The Offshore Voyaging Reference Site

Cockpits—Part 2, Visibility and Ergonomics

There are few areas on any boat that are used for more diverse tasks than an offshore sailboat cockpit. Everything from lounging on a quiet day at anchor to handling a fast-moving emergency at sea with a bunch of sail up…in the black dark…with a ship bearing down on us.

Given that, picking a boat with a good cockpit layout is one of the most important parts of boat selection.

It’s also one of the hardest to get right, because we will inspect most prospective boats at the wharf or mooring where features supporting lounging will be a lot more obvious than features that will work offshore at oh-dark-thirty when it’s blowing stink and the yogurt’s flying.

And, further, many of us will have to make this decision without a lot, or maybe any, offshore experience, one of the reasons I strongly recommend making an offshore passage with someone else before buying a cruising boat.

That said, I can provide a cockpit selection framework to make this process easier based on the thousands—literally, I did some back-of-the-envelope estimating—of hours I have spent on watch, mostly offshore, in all weathers, in sailboat cockpits.

To further set the parameters, I’m going to focus on cockpits optimized for one to four people. This is important to make clear since full-crew racing-optimized cockpits will be very different.

Also, keep in mind that this is just one article among many that I have written about boat selection, so, for example, I have already explored main traveler positioning options, and won’t cover that again here.

As usual I will use the Outbound 44/46, the Boréal boats, our own Morgan’s Cloud, and a couple of others to illustrate each point.

Let’s dig in:

More Articles From Online Book: How To Buy a Cruising Boat:

  1. The Right Way to Buy a Boat…And The Wrong Way
  2. Is It a Need or a Want?
  3. Buying a Boat—A Different Way To Think About Price
  4. Buying a Cruising Boat—Five Tips for The Half-Assed Option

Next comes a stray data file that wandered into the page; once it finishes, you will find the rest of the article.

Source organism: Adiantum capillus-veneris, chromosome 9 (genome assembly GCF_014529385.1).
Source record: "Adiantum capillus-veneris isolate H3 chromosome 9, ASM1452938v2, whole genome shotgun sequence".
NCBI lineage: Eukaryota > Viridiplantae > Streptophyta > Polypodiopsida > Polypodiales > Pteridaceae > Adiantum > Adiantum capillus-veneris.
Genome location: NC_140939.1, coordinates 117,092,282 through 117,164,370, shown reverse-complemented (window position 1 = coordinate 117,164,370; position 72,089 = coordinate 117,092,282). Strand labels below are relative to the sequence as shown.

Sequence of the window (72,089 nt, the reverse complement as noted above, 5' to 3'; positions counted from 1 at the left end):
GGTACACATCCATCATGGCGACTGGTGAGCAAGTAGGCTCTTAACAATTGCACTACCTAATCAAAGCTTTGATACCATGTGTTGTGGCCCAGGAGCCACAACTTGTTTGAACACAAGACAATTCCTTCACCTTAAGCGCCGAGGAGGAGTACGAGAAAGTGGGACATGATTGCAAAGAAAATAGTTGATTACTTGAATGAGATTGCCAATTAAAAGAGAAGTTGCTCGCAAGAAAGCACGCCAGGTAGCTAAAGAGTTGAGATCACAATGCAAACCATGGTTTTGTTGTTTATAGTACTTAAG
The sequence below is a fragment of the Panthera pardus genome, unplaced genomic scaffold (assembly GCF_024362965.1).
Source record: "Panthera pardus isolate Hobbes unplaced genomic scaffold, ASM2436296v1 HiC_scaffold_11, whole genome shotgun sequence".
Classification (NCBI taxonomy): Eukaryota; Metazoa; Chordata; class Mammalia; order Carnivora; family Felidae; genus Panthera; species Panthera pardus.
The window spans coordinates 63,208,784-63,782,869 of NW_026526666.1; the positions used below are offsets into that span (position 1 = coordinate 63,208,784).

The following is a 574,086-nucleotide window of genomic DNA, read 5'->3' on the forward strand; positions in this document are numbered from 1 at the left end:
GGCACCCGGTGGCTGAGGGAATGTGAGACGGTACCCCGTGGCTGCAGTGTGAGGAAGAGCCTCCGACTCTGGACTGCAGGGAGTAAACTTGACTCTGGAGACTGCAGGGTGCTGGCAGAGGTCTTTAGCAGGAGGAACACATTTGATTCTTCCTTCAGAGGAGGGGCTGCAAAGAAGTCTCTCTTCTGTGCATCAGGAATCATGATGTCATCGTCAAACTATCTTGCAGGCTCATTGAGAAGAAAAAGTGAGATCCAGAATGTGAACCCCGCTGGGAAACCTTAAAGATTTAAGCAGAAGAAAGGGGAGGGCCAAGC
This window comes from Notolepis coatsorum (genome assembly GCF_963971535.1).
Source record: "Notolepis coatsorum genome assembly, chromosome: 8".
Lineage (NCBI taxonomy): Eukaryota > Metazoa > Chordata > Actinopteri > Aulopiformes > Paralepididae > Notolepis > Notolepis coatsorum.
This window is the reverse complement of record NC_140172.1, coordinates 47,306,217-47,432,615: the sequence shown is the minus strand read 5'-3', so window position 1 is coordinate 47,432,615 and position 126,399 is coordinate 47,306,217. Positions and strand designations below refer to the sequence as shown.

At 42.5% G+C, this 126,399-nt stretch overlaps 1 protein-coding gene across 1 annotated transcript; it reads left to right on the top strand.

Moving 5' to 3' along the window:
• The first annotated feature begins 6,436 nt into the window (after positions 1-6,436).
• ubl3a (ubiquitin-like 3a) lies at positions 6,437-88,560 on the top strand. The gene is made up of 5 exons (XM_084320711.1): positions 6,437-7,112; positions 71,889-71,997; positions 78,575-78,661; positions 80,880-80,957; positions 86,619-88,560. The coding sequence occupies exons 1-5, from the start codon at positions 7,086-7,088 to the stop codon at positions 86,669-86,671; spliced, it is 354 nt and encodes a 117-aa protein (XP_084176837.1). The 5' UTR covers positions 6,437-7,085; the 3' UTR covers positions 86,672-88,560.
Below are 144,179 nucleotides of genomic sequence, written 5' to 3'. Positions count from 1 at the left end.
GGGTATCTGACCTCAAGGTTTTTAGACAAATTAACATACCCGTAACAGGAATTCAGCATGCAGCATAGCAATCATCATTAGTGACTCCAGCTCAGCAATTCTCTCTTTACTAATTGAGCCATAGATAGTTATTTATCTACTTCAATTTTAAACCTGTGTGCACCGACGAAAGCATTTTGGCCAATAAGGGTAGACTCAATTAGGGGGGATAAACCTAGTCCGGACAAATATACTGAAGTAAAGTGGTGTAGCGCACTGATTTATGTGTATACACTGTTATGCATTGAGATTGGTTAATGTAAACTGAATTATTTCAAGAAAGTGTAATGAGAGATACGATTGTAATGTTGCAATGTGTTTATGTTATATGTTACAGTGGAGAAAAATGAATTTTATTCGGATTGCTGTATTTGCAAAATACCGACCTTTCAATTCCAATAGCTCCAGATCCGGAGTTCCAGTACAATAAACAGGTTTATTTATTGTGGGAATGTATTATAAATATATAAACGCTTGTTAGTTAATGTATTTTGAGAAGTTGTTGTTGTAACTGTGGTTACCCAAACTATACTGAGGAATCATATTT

5. Are Refits Worth It?
  6. Buying a Boat—Never Say Never
  7. Selecting The Right Hull Form
  8. Five Ways That Bad Boats Happen
  9. How Weight Affects Boat Performance and Motion Comfort
  10. Easily Driven Boats Are Better
  11. 12 Tips To Avoid Ruining Our Easily Driven Sailboat
  12. Learn From The Designers
  13. You May Need a Bigger Boat Than You Think
  14. Sail Area: Overlap, Multihulls, And Racing Rules
  15. 8 Tips For a Great Cruising Boat Interior Arrangement
  16. Of Cockpits, Wheelhouses And Engine Rooms
  17. Offshore Sailboat Keel Types
  18. Cockpits—Part 1, Safe and Seamanlike
  19. Cockpits—Part 2, Visibility and Ergonomics
  20. Offshore Sailboat Winches, Selection and Positioning
  21. Choosing a Cruising Boat—Shelter
  22. Choosing A Cruising Boat—Shade and Ventilation
  23. Pitfalls to Avoid When Buying a New Voyaging Boat
  24. Cyclical Loading: Why Offshore Sailing Is So Hard On A Boat
  25. Cycle Loading—8 Tips for Boat and Gear Purchases
  26. Characteristics of Boat Building Materials
  27. Impact Resistance—How Hull Materials Respond to Impacts
  28. Impact Resistance—Two Collision Scenarios
  29. Hull Materials, Which Is Best?
  30. The Five Things We Need to Check When Buying a Boat
  31. Six Warnings About Buying Fibreglass Boats
  32. Buying a Fibreglass Boat—Hiring a Surveyor and Managing the Survey
  33. What We Need to Know About Moisture Meters and Wet Fibreglass Laminate
  34. US$30,000 Starter Cruiser—Part 1, How We Shopped For Our First Cruising Sailboat
  35. US$30,000 Starter Cruiser—Part 2, The Boat We Bought
  36. US$30,000 Starter Cruiser—How It’s Working Out
  37. Q&A, What’s the Maximum Sailboat Size For a Couple?
  38. At What Age should You Stop Sailing And Buy a Motorboat?
  39. A Motorsailer For Offshore Voyaging?
  40. The Two Biggest Lies Yacht Brokers Tell